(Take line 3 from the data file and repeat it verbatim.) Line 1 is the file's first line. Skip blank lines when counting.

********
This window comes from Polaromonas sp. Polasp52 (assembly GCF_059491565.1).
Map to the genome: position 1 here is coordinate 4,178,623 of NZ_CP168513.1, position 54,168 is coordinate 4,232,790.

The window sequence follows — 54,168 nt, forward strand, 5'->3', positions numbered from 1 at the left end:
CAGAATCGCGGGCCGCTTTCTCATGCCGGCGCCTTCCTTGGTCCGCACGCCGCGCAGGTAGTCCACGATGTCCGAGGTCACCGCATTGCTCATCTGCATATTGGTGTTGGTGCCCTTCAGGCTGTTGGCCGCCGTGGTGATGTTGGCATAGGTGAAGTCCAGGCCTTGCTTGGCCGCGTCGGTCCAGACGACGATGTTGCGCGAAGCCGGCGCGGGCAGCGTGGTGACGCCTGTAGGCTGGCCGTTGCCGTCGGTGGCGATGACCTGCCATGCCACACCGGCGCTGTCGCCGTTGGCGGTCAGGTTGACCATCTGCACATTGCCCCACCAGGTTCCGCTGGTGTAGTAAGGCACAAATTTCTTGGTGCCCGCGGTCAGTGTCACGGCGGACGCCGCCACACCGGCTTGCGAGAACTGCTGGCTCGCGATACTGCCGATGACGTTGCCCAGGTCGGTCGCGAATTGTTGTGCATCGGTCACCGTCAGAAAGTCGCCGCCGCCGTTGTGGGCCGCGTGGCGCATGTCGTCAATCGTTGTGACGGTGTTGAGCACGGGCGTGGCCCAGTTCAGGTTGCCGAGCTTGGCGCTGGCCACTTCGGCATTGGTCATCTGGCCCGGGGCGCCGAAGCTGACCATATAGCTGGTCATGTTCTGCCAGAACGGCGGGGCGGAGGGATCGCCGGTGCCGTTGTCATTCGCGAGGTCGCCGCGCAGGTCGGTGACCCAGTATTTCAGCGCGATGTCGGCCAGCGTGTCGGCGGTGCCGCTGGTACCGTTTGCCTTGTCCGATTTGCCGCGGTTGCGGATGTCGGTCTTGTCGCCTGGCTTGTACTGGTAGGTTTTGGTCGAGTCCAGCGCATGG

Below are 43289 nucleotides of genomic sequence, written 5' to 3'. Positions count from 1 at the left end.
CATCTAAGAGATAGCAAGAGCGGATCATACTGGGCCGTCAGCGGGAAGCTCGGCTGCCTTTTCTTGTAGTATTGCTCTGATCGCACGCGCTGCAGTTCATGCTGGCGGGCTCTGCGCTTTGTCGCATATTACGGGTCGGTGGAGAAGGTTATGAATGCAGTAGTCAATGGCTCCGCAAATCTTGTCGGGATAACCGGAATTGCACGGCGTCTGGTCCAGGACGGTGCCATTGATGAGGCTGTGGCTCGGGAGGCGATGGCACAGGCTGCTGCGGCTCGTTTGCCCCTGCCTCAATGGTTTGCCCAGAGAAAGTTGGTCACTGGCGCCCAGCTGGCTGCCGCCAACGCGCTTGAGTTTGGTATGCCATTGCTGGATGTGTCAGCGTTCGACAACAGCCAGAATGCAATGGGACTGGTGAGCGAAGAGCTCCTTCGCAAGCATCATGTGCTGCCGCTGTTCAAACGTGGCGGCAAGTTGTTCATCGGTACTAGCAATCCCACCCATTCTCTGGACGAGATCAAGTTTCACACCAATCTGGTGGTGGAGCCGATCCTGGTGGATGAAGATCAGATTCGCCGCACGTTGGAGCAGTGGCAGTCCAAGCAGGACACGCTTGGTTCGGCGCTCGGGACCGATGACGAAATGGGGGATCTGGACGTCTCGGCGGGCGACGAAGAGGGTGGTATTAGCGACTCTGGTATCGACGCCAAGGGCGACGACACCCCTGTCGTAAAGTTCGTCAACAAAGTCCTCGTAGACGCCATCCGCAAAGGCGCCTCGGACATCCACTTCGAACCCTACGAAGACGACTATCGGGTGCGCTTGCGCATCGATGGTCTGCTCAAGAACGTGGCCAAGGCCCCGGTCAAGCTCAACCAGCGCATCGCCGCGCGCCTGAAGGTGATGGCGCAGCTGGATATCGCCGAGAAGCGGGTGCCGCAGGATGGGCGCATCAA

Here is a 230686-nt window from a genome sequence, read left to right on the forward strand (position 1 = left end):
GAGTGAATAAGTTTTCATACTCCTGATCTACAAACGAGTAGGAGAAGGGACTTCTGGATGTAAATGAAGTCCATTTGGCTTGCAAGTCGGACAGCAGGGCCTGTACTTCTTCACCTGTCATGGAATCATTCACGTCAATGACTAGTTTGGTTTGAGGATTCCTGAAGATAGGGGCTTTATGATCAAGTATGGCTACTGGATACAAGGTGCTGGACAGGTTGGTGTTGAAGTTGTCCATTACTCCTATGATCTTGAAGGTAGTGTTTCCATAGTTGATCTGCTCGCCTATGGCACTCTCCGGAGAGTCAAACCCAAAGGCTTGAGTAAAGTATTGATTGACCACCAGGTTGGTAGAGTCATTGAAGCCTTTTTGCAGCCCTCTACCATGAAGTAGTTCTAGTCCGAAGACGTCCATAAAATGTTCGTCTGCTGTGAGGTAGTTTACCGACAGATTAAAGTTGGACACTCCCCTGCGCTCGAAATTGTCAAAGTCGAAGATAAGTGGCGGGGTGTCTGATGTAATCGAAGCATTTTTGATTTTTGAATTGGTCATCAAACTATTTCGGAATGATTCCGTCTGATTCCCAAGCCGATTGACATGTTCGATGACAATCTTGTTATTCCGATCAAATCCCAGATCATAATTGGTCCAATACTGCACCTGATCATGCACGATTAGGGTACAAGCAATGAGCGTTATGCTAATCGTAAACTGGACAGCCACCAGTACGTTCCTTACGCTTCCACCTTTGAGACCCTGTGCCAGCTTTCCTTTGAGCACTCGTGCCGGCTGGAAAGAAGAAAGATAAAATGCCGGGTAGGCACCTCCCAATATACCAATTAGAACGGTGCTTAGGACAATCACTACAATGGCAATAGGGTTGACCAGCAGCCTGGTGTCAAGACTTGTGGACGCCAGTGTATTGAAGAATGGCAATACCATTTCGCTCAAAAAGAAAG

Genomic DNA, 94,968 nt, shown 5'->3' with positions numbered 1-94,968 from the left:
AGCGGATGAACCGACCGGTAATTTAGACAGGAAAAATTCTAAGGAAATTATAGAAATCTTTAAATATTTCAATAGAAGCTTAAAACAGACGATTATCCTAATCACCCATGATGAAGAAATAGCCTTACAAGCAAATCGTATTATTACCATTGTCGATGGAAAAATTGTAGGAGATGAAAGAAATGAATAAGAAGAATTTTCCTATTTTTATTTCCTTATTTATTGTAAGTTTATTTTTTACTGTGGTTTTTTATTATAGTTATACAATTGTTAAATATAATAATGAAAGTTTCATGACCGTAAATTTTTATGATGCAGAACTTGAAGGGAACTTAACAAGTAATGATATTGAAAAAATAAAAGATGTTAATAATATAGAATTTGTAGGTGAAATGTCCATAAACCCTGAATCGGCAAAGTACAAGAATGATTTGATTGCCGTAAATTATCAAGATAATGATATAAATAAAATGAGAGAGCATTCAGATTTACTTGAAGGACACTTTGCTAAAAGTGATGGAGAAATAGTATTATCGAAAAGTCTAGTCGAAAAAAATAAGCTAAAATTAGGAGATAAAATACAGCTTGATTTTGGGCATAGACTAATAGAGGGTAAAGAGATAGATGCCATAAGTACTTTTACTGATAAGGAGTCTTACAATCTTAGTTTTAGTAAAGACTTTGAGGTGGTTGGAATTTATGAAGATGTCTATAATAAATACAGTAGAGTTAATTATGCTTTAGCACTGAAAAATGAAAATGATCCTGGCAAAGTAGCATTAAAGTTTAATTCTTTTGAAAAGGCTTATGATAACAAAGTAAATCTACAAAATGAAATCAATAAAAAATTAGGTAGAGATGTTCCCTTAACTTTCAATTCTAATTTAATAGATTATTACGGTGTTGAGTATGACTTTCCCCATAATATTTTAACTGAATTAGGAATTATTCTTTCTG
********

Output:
The window sequence follows — 54,168 nt, forward strand, 5'->3', positions numbered from 1 at the left end: